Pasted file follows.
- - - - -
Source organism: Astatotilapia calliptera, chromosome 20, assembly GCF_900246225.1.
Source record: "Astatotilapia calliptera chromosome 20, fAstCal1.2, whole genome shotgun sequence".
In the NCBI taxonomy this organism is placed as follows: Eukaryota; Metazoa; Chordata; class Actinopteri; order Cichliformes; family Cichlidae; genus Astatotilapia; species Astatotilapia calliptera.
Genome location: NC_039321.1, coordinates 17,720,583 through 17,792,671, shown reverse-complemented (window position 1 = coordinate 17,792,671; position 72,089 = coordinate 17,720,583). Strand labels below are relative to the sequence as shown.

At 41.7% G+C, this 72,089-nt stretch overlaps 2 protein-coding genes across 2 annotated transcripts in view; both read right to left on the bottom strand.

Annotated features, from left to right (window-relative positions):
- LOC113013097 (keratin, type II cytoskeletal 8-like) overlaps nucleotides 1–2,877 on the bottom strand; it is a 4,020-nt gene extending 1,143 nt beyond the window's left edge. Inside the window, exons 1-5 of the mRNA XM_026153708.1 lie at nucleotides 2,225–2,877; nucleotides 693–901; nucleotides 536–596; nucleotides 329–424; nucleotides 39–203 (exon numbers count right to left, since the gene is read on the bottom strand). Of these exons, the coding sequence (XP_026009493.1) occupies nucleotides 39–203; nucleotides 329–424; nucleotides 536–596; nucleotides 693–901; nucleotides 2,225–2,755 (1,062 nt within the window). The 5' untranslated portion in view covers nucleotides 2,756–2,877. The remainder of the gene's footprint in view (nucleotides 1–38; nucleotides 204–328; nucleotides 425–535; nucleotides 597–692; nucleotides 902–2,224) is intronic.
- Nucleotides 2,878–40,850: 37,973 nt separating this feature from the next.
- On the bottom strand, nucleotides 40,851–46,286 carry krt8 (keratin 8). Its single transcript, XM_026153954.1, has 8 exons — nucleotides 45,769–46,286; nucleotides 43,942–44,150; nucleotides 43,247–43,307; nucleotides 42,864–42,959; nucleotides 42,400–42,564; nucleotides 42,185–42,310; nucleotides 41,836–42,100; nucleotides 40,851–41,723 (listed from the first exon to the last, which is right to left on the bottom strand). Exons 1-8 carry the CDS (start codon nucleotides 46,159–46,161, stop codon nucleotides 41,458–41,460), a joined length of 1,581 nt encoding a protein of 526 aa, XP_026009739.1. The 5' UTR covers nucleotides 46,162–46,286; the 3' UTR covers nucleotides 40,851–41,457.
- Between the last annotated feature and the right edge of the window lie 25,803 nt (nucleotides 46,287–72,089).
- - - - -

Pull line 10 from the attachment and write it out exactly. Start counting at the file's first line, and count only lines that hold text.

- Between the last annotated feature and the right edge of the window lie 25,803 nt (nucleotides 46,287–72,089).